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I have a BitVector class that can either allocate memory dynamically using new or it can mmap a file. There isn't a noticeable difference in performance when using it with small files, but when using a 16GB file I have found that the mmap file is far slower than the memory allocated with new. (Something like 10x slower or more.) Note that my machine has 64GB of RAM.

The code in question is loading values from a large disk file and placing them into a Bloom filter which uses my BitVector class for storage.

At first I thought this might be because the backing for the mmap file was on the same disk as the file I was loading from, but this didn't seem to be the issue. I put the two files on two physically different disks, and there was no change in performance. (Although I believe they are on the same controller.)

Then, I used mlock to try to force everything into RAM, but the mmap implementation was still really slow.

So, for the time being I'm just allocating the memory directly. The only thing I'm changing in the code for this comparison is a flag the BitVector constructor.

Note that to measure performance I'm both looking at top and watching how many states I can add into the Bloom filter per second. The CPU usage doesn't even register on top when using mmap - although jbd2/sda1-8 starts to move up (I'm running on an Ubuntu server), which looks to be a process that is dealing with journaling for the drive. The input and output files are stored on two HDDs.

Can anyone explain this huge difference in performance?


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AFAIK, the default policy of mmap for reading large pages isnt pretty good. Can you rerun your case after setting MAP_POPULATE flag and using madvise as well with flags MADV_SEQUENTIAL (if your access is sequential) or MADV_RANDOM (if random access) OR'ed with MADV_WILLNEED (to prevent reloading of pages). – Arunmu Jan 27 '14 at 8:10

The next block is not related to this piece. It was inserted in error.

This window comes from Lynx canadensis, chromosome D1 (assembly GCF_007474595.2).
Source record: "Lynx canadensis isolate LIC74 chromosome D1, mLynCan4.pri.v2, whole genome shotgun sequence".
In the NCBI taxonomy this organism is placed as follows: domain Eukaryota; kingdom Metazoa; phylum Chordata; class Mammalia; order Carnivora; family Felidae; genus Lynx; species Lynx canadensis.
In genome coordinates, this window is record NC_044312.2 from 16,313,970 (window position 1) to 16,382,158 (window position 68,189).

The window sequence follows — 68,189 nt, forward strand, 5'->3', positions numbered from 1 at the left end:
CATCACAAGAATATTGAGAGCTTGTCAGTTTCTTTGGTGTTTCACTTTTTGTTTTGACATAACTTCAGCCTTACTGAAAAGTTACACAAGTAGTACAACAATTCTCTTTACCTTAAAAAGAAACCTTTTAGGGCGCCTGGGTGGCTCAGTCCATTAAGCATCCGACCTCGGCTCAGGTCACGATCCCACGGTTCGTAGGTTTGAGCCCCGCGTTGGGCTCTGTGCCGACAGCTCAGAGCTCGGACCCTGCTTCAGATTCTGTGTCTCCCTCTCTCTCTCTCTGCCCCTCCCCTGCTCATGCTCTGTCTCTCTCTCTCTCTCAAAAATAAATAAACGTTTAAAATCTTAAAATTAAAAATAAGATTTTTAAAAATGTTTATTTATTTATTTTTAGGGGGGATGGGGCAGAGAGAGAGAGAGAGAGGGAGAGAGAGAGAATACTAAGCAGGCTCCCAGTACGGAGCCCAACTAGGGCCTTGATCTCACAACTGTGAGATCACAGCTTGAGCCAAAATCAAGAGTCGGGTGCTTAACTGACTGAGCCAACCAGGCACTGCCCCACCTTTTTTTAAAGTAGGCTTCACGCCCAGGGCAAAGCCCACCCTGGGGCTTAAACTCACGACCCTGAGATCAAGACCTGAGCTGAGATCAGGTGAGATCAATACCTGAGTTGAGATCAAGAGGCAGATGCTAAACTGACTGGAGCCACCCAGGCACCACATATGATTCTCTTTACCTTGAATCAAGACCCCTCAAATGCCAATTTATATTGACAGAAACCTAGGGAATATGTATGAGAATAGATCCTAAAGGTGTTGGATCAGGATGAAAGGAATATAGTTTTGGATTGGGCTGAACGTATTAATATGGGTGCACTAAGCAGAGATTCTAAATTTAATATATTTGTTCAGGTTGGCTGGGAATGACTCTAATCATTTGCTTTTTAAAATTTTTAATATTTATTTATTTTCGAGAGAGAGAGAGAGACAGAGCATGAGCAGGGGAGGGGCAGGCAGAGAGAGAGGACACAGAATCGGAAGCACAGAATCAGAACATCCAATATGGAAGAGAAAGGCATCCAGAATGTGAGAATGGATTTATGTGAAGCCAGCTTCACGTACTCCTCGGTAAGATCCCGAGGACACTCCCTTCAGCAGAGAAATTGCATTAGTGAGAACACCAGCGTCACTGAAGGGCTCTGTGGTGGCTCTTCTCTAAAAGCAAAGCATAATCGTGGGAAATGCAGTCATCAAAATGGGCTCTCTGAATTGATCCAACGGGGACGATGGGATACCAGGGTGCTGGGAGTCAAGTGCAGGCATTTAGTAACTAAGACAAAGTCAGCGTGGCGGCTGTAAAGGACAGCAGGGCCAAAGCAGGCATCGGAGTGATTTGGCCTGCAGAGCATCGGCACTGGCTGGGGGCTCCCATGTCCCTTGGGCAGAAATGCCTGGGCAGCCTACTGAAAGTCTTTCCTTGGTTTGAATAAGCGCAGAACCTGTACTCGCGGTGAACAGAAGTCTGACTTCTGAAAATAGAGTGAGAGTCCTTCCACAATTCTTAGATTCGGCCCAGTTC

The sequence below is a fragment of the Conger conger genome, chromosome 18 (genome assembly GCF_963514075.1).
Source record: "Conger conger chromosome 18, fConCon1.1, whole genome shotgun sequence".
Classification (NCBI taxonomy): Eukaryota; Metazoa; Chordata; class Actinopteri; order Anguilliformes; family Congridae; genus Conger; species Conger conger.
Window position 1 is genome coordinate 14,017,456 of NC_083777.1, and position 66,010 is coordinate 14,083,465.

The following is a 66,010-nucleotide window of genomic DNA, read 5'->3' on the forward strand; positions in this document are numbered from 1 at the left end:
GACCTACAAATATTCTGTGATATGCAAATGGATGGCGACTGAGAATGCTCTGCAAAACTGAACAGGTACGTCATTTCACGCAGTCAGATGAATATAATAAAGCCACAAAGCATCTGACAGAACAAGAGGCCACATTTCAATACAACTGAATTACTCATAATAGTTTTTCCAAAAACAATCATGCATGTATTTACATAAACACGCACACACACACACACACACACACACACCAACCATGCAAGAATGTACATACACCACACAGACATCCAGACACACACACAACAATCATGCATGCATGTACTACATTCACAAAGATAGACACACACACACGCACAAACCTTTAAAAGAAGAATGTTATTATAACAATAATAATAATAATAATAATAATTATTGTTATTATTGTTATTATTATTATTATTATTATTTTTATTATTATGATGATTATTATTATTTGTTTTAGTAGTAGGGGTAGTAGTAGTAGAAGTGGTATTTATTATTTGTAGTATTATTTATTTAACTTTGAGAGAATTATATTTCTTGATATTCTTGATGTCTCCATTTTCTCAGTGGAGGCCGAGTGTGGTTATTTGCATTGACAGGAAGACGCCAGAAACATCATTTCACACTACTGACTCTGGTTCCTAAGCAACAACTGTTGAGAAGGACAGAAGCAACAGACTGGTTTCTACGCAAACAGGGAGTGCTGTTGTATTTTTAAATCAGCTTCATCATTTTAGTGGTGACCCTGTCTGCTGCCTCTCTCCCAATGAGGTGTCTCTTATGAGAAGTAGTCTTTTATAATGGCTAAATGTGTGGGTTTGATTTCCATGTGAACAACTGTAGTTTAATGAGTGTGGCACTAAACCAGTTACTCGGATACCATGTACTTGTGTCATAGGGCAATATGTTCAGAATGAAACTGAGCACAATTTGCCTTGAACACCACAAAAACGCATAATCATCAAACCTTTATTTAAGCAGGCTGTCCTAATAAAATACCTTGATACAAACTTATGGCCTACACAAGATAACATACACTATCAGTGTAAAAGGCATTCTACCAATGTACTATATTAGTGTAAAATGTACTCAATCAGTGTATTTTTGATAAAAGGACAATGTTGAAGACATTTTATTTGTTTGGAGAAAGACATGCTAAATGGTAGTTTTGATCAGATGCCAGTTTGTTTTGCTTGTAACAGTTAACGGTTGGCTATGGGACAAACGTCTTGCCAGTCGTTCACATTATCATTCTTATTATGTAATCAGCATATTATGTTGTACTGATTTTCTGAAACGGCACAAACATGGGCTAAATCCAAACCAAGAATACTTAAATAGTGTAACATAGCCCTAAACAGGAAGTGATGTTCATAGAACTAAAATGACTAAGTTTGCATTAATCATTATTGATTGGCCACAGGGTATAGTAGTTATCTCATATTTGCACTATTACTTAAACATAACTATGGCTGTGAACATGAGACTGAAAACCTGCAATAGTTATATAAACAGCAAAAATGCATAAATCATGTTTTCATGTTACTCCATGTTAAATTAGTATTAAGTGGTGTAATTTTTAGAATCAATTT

It's certainly an unexpected behavior, in particular because operator new uses malloc which uses mmap for large requests! When you say "using a 16GB file" that suggests you're using a real file, not one from /dev/shm? If that's the case, and in particular since you notice the journalling process going up, the slowdown might be due to disk access for readahead and when faulting (though I wouldn't know what the OS should do on the disk for empty zero pages). – Damon Jan 27 '14 at 8:27
@Damon - I'm using a real file, not a temporary file. I am accessing it randomly, although if its locked into memory it doesn't seem like that should matter. – Nathan S. Jan 27 '14 at 8:37
@ArunMu - good suggestions. The machine is busy now, but I will try those out in the morning. – Nathan S. Jan 27 '14 at 8:41
Note that /dev/shm isn't really a temporary file, but it's a way of asking the OS "give me virtual memory", so if allocating memory is what you want (and not read a real file) that is closer to what you want. Page faults should copy the zero page, and locking should not be necessary. – Damon Jan 27 '14 at 8:56
up vote 2 down vote accepted

Just to start with, mmap is an system call or interface provided to access the Virtual Memory of the system.
Now, in linux (I hope you are working on *nix) a lot of performance improvement is acheived by lazy loading or more commonly known as Copy-On-Write.

For mmap as well, this kind of lazy loading is implemented.

What happens is, when you call mmap on a file, kernel does not immediately allocate main memory pages for the file to be mapped.
Instead, it waits for the program to write/read from the illusionary page, at which stage, a page fault occurs, and the corresponding interrupt handler will then actually load that particular file part that can be held in that page frame (Also the page table is updated, so that next time, when you are reading/writing to same page, it is pointing to a valid frame).

Now, you can control this behavior with mlock, madvise, MAP_POPULATE flag with mmap etc.
MAP_POPULATE flags with mmap, tells the kernel to map the file to memory pages before the call returns rather than page faulting every time you access a new page.So, till the file is loaded, the function will be blocked.

From the Man Page:

MAP_POPULATE (since Linux 2.5.46)
              Populate (prefault) page tables for a mapping.  For a file
              mapping, this causes read-ahead on the file.  Later accesses
              to the mapping will not be blocked by page faults.
              MAP_POPULATE is supported for private mappings only since
              Linux 2.6.23.

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